Quantum and Tempo of Population Ageing: Sub-Regional Processes
Marta Mustafina, Charles University
Being an inevitable outcome of the demographic transition, population ageing will eventually knock at the door of each and every country worldwide. Despite the fact that population ageing is considered to be one of the greatest achievements of the humanity, it can bring along a number of threats apart from opportunities to the economical wellbeing of countries if preventive actions are not made in advance. A great deal of existing studies analyze population ageing while very few deal with its quantum and tempo. The findings of this research, based on the data for the period 1950-2100, answer the question of how sub-regions and selected countries in the world are differentiated in terms of quantum and tempo of population ageing: the lowest speed of population ageing is observed among European sub-regions whilst most of Africa is expected to age with a higher speed but not as high as Asia and part of America. High speed late ageing (with the speed between 0.18-0.30 percentage points where the proportion of older population aged 65 and older is to reach 14% of the total population only during the period 2050-2100) is the most common type inherent to all of Africa along with countries of Central and Southern Asia. None of the countries in the world would be ageing with a low speed at a later period of time. It refers to the fact that the processes of population ageing are accelerating further. The research findings also support the existence of close relation of the timing and extent of age structure changes in the context of population ageing. More recent demographic transition processes tend to result in the higher speed and shorter duration of population ageing.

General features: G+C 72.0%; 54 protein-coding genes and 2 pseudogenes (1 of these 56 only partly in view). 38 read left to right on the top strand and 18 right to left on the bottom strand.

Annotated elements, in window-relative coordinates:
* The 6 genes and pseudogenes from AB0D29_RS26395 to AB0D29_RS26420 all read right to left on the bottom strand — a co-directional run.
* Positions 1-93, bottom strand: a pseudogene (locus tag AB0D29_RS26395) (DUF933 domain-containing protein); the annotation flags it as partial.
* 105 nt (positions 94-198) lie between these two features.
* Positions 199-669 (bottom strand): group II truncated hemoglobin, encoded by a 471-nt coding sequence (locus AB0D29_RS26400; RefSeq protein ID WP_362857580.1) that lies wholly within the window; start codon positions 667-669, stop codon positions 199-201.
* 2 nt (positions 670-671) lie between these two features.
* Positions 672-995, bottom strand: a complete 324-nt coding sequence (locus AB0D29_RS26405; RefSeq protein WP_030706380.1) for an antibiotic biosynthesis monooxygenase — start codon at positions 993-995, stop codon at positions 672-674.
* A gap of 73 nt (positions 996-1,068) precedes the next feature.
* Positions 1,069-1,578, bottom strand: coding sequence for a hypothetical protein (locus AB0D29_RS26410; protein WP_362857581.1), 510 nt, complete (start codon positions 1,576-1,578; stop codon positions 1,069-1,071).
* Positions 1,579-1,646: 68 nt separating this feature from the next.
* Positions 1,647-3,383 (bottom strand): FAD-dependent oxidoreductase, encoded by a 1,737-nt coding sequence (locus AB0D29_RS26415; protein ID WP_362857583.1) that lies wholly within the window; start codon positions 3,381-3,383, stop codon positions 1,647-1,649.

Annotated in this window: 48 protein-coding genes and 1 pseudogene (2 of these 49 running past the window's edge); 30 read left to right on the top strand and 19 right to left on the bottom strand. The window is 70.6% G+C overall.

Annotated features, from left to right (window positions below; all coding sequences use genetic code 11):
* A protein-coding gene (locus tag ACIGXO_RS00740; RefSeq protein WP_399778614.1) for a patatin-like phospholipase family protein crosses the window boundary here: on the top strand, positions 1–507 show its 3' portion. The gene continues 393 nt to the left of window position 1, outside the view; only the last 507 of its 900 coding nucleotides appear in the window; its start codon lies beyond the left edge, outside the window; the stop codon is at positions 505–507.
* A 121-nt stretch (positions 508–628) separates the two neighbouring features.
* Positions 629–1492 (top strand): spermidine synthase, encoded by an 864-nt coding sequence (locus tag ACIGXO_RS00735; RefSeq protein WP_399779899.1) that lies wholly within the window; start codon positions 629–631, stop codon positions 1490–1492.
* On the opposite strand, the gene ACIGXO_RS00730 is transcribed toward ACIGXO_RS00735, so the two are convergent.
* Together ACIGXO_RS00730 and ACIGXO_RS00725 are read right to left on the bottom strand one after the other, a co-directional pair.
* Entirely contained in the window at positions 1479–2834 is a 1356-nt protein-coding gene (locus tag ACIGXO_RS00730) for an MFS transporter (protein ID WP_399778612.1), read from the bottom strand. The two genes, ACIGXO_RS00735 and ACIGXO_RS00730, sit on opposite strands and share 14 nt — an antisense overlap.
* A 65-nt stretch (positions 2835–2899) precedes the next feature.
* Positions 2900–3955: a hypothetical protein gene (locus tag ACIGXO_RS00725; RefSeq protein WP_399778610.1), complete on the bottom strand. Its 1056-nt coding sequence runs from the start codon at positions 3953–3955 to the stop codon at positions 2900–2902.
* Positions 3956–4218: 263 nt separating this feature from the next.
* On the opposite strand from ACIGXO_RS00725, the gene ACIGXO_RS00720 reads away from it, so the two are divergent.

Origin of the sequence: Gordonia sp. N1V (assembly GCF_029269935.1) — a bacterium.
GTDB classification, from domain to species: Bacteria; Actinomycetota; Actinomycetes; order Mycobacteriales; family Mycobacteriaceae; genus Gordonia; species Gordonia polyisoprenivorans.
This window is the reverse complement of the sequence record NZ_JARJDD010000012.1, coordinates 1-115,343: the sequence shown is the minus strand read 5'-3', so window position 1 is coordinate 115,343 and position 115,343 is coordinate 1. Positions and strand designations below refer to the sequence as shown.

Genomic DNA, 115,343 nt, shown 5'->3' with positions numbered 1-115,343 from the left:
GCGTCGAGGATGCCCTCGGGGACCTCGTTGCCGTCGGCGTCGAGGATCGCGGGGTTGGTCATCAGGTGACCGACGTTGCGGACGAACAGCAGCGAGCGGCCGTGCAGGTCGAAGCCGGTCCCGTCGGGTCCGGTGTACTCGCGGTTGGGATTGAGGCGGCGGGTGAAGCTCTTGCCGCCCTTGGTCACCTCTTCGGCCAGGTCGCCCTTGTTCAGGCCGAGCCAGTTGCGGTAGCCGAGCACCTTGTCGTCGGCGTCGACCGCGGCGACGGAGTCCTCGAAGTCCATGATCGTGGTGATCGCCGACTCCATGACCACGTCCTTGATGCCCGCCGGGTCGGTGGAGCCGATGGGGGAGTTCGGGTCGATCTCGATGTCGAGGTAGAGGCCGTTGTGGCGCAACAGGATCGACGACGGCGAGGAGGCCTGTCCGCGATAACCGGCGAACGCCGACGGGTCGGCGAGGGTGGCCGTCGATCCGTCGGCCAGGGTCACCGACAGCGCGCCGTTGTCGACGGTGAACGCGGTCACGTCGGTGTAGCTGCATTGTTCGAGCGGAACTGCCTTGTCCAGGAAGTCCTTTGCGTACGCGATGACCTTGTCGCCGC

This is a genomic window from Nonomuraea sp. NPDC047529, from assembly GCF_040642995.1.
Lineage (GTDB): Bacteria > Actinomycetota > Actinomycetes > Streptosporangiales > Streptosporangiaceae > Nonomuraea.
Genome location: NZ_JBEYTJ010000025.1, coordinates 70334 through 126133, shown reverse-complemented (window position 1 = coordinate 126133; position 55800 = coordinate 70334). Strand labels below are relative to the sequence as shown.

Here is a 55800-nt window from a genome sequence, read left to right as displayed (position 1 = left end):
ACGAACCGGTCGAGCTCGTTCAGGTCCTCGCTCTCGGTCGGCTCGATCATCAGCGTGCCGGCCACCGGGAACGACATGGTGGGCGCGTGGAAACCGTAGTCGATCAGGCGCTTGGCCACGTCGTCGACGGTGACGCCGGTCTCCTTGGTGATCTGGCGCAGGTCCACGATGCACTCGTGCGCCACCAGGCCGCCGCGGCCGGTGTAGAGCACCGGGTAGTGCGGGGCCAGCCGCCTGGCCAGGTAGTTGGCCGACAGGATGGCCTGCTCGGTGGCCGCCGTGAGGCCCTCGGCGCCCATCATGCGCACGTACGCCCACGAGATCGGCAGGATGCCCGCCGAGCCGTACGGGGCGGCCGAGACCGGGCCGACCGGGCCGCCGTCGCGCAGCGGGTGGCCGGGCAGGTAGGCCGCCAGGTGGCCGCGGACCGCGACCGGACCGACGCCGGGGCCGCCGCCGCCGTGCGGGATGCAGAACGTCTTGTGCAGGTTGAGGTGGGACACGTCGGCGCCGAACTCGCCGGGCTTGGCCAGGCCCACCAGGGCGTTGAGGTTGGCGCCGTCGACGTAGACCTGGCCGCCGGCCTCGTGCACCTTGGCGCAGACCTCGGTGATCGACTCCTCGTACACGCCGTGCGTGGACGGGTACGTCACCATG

Session 1125: Ageing and Intergenerational Relations